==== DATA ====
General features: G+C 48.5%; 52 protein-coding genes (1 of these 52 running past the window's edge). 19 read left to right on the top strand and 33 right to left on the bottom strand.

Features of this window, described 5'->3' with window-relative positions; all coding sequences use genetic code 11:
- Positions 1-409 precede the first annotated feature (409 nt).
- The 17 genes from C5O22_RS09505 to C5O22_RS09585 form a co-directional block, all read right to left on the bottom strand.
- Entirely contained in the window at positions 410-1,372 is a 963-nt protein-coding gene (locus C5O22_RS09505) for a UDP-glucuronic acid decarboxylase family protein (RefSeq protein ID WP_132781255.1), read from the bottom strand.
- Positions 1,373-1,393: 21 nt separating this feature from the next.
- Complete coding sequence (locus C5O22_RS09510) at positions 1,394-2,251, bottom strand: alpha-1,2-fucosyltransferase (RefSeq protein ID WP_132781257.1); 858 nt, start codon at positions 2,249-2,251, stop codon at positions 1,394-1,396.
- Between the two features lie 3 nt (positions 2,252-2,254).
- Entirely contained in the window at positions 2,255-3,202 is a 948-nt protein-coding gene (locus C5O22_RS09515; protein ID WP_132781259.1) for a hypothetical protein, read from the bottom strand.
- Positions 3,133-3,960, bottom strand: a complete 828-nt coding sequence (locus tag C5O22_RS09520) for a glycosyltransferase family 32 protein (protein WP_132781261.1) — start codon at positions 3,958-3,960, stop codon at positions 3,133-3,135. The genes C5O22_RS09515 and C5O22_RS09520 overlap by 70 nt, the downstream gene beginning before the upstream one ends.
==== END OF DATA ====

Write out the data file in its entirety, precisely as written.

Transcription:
General features: G+C 48.5%; 52 protein-coding genes (1 of these 52 running past the window's edge). 19 read left to right on the top strand and 33 right to left on the bottom strand.

Features of this window, described 5'->3' with window-relative positions; all coding sequences use genetic code 11:
- Positions 1-409 precede the first annotated feature (409 nt).
- The 17 genes from C5O22_RS09505 to C5O22_RS09585 form a co-directional block, all read right to left on the bottom strand.
- Entirely contained in the window at positions 410-1,372 is a 963-nt protein-coding gene (locus C5O22_RS09505) for a UDP-glucuronic acid decarboxylase family protein (RefSeq protein ID WP_132781255.1), read from the bottom strand.
- Positions 1,373-1,393: 21 nt separating this feature from the next.
- Complete coding sequence (locus C5O22_RS09510) at positions 1,394-2,251, bottom strand: alpha-1,2-fucosyltransferase (RefSeq protein ID WP_132781257.1); 858 nt, start codon at positions 2,249-2,251, stop codon at positions 1,394-1,396.
- Between the two features lie 3 nt (positions 2,252-2,254).
- Entirely contained in the window at positions 2,255-3,202 is a 948-nt protein-coding gene (locus C5O22_RS09515; protein ID WP_132781259.1) for a hypothetical protein, read from the bottom strand.
- Positions 3,133-3,960, bottom strand: a complete 828-nt coding sequence (locus tag C5O22_RS09520) for a glycosyltransferase family 32 protein (protein WP_132781261.1) — start codon at positions 3,958-3,960, stop codon at positions 3,133-3,135. The genes C5O22_RS09515 and C5O22_RS09520 overlap by 70 nt, the downstream gene beginning before the upstream one ends.